Carol Wortman On A Summer Day In Southern California

Carol Wortman On A Summer Day In Southern California

Courtesy of the Catalina Channel Swimming Federation (CCSF).

Catalina Channel one-way crossings begin in the darkness at night when the conditions tend to be calm and with reduced winds.· 

As the sun begins to rise over the horizon, lightness pierces the darkness and soon gives way to the morning dawn.

But this year, the typical June Gloom in Southern California has extended to mid-July and the thick marine layer hangs over the Pacific Ocean and shoreline areas. From Catalina Island, the mainland remains unseen until lightness appears and the marine layer lifts.

June (and now July) Gloom is a Southern California weather pattern that results in cloudy, overcast skies with cooler temperatures caused by the marine layer effect common to the West Coast that is enhanced over the Catalina Channel. The phenomenon can be disorienting and disappointing to visitors who do not expect cool temperatures, clouds, and fog along the coast, especially in July when the rest of inland California is roasting in heat.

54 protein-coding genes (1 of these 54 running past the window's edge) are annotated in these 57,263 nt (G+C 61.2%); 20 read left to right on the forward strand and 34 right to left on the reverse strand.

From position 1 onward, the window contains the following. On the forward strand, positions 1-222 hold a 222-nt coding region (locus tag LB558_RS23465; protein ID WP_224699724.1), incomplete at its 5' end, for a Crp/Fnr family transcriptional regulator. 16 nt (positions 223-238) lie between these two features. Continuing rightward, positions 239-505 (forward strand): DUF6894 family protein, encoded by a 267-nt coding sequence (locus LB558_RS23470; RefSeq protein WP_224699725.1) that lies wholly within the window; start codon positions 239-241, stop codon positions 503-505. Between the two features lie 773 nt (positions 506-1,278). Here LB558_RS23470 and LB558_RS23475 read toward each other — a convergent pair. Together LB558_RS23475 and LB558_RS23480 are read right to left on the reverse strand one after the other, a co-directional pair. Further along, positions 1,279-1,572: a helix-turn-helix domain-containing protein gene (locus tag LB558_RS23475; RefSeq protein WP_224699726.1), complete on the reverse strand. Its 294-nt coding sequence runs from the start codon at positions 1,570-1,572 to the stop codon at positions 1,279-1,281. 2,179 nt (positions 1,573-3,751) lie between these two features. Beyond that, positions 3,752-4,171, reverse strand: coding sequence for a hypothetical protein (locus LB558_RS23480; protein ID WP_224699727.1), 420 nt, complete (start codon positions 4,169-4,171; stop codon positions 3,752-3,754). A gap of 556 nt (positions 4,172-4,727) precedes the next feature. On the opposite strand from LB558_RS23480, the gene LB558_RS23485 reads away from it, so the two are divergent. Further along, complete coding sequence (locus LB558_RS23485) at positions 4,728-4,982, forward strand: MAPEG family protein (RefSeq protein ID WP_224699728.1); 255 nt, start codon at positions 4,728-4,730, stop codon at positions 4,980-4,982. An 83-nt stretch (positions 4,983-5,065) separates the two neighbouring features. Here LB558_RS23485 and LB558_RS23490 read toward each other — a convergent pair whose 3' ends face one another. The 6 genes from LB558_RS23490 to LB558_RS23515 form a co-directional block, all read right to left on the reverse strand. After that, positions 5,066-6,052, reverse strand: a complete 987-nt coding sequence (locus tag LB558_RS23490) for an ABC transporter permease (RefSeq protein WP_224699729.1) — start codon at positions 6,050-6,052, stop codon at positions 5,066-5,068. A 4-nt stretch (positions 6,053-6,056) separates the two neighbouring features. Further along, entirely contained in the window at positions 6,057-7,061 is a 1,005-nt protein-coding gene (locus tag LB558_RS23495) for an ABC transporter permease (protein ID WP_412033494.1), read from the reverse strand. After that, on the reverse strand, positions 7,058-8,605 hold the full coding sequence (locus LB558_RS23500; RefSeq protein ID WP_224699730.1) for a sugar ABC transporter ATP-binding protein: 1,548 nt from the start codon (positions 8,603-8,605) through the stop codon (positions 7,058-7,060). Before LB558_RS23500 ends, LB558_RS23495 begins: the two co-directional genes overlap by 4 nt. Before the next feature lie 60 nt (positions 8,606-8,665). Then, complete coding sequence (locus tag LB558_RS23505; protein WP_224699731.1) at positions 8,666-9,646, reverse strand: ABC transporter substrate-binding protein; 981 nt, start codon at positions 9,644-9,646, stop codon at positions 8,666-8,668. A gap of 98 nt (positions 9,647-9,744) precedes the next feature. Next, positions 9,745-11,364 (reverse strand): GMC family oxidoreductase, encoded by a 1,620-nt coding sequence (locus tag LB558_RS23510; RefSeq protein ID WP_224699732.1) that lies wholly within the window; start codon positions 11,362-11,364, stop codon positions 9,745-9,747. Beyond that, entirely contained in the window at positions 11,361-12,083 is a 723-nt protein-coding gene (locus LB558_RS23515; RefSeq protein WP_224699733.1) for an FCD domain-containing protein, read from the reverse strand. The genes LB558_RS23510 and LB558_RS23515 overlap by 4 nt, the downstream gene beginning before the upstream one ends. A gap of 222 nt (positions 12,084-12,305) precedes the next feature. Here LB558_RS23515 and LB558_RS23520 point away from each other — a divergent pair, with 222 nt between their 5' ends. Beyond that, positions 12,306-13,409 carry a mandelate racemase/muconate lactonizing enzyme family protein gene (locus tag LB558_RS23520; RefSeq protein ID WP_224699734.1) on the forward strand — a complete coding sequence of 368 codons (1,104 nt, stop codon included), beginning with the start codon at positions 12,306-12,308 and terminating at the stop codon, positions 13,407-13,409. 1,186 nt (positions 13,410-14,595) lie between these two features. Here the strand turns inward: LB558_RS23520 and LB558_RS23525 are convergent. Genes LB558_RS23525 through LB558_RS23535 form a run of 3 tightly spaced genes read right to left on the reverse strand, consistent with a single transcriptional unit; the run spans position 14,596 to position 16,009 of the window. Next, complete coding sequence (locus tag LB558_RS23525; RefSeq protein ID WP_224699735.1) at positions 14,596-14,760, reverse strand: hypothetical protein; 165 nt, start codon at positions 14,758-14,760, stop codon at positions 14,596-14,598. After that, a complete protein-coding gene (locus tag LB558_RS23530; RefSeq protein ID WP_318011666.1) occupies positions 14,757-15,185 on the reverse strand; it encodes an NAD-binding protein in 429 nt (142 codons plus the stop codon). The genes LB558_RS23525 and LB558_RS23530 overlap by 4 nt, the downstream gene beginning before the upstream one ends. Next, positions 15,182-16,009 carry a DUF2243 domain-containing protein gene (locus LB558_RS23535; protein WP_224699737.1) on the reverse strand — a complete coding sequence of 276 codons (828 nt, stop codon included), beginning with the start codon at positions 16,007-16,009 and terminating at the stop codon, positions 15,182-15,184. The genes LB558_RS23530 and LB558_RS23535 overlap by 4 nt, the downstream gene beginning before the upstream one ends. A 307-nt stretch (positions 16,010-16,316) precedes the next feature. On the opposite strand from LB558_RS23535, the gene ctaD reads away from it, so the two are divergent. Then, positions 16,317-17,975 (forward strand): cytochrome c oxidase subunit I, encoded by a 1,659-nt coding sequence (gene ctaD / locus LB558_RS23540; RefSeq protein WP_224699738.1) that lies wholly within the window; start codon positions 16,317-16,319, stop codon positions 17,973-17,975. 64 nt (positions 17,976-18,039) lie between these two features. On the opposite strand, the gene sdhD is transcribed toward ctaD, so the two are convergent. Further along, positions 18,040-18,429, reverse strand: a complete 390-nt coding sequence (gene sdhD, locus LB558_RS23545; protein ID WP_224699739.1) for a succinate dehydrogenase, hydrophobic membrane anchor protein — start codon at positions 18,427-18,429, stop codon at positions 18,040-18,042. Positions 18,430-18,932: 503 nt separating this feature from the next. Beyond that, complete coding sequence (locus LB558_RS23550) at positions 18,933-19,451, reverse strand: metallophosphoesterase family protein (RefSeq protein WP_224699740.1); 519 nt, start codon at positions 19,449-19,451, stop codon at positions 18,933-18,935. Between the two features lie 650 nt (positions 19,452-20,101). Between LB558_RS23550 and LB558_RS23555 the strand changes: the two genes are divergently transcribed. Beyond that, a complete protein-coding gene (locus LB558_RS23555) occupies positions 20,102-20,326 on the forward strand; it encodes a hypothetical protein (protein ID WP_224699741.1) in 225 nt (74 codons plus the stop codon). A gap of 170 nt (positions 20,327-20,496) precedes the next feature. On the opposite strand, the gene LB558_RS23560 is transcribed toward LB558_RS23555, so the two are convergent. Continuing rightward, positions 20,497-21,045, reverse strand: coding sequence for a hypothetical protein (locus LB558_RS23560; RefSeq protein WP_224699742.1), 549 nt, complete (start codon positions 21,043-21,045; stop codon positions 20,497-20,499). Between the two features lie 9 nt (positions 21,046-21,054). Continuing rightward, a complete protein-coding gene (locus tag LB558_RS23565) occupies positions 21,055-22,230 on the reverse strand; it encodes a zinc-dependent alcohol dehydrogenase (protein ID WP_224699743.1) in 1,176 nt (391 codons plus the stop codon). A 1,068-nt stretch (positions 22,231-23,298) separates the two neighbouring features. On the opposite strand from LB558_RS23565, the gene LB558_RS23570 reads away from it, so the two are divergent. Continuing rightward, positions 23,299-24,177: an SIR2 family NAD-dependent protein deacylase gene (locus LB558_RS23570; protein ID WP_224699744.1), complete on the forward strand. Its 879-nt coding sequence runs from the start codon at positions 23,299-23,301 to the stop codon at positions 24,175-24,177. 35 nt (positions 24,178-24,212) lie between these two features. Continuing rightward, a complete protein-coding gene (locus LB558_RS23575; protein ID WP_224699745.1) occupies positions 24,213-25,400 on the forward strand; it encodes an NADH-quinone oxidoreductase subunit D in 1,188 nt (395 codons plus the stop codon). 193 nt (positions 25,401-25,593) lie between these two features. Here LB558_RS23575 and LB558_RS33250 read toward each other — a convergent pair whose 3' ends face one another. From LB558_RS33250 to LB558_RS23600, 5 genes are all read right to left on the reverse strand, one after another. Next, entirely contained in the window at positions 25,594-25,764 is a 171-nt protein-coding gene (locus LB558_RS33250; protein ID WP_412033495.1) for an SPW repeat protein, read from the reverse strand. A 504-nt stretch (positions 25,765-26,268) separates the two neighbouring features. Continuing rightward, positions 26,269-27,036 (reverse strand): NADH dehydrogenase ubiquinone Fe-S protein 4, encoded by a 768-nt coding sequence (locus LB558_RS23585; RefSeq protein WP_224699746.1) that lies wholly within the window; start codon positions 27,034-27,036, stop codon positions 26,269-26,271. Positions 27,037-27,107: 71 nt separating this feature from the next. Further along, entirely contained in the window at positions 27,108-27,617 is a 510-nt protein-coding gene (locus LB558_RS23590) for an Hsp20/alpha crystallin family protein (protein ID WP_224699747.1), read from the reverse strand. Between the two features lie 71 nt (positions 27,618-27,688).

But all of that meteorological phenomena did not bother Carol Wortman of Annapolis, Maryland who was all business. She completed a 32.3 km Catalina Channel crossing from Santa Catalina Island to the Southern California mainland  in 13 hours 32 minutes.

Paula Selby of the CCSF reported, “Carol had cloudy skies with calm seas, and water temperatures ranging from 66°F (18.8°C) around Catalina to 62°F (16.6°C0 at the mainland. Dolphins swam with Carol and provided encouraging squeaks and clicks. Two whales also showed up one of which breached.

Carol was supported by Denis Crean and Tom Hull. [shown above]. Sibling duo Robin and Roxanne Hipolito were on board the Pacific Moon as official CCSF observers.”

Steven Munatones